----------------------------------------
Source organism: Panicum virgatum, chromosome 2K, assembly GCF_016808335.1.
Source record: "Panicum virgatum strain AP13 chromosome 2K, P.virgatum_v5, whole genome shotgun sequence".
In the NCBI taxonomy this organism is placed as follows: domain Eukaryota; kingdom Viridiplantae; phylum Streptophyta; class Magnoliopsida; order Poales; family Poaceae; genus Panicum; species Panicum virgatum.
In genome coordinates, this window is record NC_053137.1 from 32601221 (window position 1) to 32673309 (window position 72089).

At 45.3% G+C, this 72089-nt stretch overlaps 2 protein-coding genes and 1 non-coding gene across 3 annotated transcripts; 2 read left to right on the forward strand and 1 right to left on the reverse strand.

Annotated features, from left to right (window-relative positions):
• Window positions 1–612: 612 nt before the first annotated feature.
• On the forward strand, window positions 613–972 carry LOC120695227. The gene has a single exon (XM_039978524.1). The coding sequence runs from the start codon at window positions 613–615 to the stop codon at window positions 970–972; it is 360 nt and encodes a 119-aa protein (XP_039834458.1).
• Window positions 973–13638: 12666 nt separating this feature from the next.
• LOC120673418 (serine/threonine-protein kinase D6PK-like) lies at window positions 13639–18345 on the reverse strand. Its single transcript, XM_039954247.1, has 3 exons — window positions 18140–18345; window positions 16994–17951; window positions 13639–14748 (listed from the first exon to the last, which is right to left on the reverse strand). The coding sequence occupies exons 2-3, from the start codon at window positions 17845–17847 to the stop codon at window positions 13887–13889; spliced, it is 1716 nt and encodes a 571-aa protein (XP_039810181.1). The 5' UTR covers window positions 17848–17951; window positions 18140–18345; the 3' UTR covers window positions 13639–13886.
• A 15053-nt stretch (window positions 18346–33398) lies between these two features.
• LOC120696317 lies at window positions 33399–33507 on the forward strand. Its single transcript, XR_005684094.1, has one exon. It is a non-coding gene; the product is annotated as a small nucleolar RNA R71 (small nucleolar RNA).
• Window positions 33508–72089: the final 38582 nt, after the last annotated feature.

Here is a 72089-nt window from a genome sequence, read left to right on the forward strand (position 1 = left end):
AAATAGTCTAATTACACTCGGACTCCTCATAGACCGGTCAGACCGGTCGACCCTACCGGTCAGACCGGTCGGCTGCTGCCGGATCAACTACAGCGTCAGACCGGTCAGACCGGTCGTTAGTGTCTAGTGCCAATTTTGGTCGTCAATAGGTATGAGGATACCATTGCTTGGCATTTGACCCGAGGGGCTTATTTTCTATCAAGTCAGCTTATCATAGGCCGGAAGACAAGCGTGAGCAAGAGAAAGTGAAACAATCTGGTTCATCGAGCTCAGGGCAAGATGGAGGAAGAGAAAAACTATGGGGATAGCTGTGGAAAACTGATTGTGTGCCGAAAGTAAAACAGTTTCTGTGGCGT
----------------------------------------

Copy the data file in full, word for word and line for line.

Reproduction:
Source organism: Panicum virgatum, chromosome 2K, assembly GCF_016808335.1.
Source record: "Panicum virgatum strain AP13 chromosome 2K, P.virgatum_v5, whole genome shotgun sequence".
In the NCBI taxonomy this organism is placed as follows: domain Eukaryota; kingdom Viridiplantae; phylum Streptophyta; class Magnoliopsida; order Poales; family Poaceae; genus Panicum; species Panicum virgatum.
In genome coordinates, this window is record NC_053137.1 from 32601221 (window position 1) to 32673309 (window position 72089).

At 45.3% G+C, this 72089-nt stretch overlaps 2 protein-coding genes and 1 non-coding gene across 3 annotated transcripts; 2 read left to right on the forward strand and 1 right to left on the reverse strand.

Annotated features, from left to right (window-relative positions):
• Window positions 1–612: 612 nt before the first annotated feature.
• On the forward strand, window positions 613–972 carry LOC120695227. The gene has a single exon (XM_039978524.1). The coding sequence runs from the start codon at window positions 613–615 to the stop codon at window positions 970–972; it is 360 nt and encodes a 119-aa protein (XP_039834458.1).
• Window positions 973–13638: 12666 nt separating this feature from the next.
• LOC120673418 (serine/threonine-protein kinase D6PK-like) lies at window positions 13639–18345 on the reverse strand. Its single transcript, XM_039954247.1, has 3 exons — window positions 18140–18345; window positions 16994–17951; window positions 13639–14748 (listed from the first exon to the last, which is right to left on the reverse strand). The coding sequence occupies exons 2-3, from the start codon at window positions 17845–17847 to the stop codon at window positions 13887–13889; spliced, it is 1716 nt and encodes a 571-aa protein (XP_039810181.1). The 5' UTR covers window positions 17848–17951; window positions 18140–18345; the 3' UTR covers window positions 13639–13886.
• A 15053-nt stretch (window positions 18346–33398) lies between these two features.
• LOC120696317 lies at window positions 33399–33507 on the forward strand. Its single transcript, XR_005684094.1, has one exon. It is a non-coding gene; the product is annotated as a small nucleolar RNA R71 (small nucleolar RNA).
• Window positions 33508–72089: the final 38582 nt, after the last annotated feature.

Here is a 72089-nt window from a genome sequence, read left to right on the forward strand (position 1 = left end):
AAATAGTCTAATTACACTCGGACTCCTCATAGACCGGTCAGACCGGTCGACCCTACCGGTCAGACCGGTCGGCTGCTGCCGGATCAACTACAGCGTCAGACCGGTCAGACCGGTCGTTAGTGTCTAGTGCCAATTTTGGTCGTCAATAGGTATGAGGATACCATTGCTTGGCATTTGACCCGAGGGGCTTATTTTCTATCAAGTCAGCTTATCATAGGCCGGAAGACAAGCGTGAGCAAGAGAAAGTGAAACAATCTGGTTCATCGAGCTCAGGGCAAGATGGAGGAAGAGAAAAACTATGGGGATAGCTGTGGAAAACTGATTGTGTGCCGAAAGTAAAACAGTTTCTGTGGCGT